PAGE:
Climate change summit panned
Retired multi-term councillor Jenny McGregor has lashed the Shire of Augusta-Margaret River council for plans to hold a climate action summit next year.
Reacting to last month’s Times report, the former Cowaramup councillor described the decision as “an absolute joke”.
“Without entering into whether or not climate change is real, neither the Federal or State governments and indeed some other countries have been able to address this issue,” she said.
“How in the heck does our Shire council expect to do so and supposedly make a difference to the world? And it is totally uncosted.”
On November 14, councillors backed an amendment to the Shire’s Local Energy Action Plan instructing officers to prepare a “climate action summit” in the first half of 2019.
Cr Naomi Godden cited the latest United Nations Intergovernmental Panel on Climate Change report in moving the addition. She told the Times the summit was not a conference but would develop a plan with “clear and measurable targets for Augusta-Margaret River to significantly reduce its emissions and adapt and respond to . . . climate change”.
Mrs McGregor believed the summit was not core local government business, would be a burden on ratepayers, and was ill advised, given the scale of Australia’s emissions on the world stage.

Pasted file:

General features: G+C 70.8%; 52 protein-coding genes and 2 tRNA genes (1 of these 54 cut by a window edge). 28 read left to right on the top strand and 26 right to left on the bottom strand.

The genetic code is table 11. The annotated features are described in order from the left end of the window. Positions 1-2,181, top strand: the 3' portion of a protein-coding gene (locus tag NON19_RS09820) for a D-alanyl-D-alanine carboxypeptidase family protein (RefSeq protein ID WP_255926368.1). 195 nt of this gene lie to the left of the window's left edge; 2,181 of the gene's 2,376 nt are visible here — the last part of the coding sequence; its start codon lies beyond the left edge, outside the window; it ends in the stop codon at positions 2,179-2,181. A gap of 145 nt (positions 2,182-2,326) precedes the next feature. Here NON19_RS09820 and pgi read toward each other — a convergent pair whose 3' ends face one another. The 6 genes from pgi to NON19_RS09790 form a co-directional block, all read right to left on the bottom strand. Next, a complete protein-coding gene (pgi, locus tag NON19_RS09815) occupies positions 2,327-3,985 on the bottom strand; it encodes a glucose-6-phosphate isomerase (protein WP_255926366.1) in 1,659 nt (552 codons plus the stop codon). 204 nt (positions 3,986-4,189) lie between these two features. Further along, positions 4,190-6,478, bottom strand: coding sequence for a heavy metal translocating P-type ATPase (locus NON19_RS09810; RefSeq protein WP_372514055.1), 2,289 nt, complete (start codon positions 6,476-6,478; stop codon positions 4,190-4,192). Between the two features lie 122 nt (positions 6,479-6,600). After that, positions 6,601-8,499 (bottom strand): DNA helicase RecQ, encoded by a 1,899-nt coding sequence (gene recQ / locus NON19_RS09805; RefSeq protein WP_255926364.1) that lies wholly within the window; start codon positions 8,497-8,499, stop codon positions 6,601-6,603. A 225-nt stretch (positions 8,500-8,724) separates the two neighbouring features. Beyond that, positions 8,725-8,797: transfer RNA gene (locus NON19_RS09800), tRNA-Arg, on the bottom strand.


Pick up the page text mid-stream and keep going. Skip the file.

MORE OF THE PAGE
“What a waste of our rates,” she said. “How about the council gets back to basics like roads, rubbish, and the things that local governments should do for their community?”
However, former councillor Felicity Haynes said local government had a role influencing higher levels. “This council has seen a revolution in its attitude to sustainable development in the past five years,” she said.
“The economy is important only in so far as it supports the health of our economic and environmental future.”
Shire acting chief executive Dale Putland defended the council decision and pointed to green initiatives already in place.
“The Shire takes enormous pride in working to achieve an environmentally-sustainable future and take our responsibilities in this regard very seriously,” he said.
“Being a coastal council there is a significant risk to our community as a result of climate change.
“We have a role to play as being part of collective global movement for a sustainable future.”
Shire president Pam Townshend said every community had to help reduce emissions. “Communities and local governments are on the frontline of climate change and we need to be smart, collaborat(iv)e and strategic in our response and actions to mitigate and adapt to climate change,” she said.
Cr Naomi Godden.
Dr Dale Putland.
Cr Pam Townshend.
Former councillor Jenny McGregor.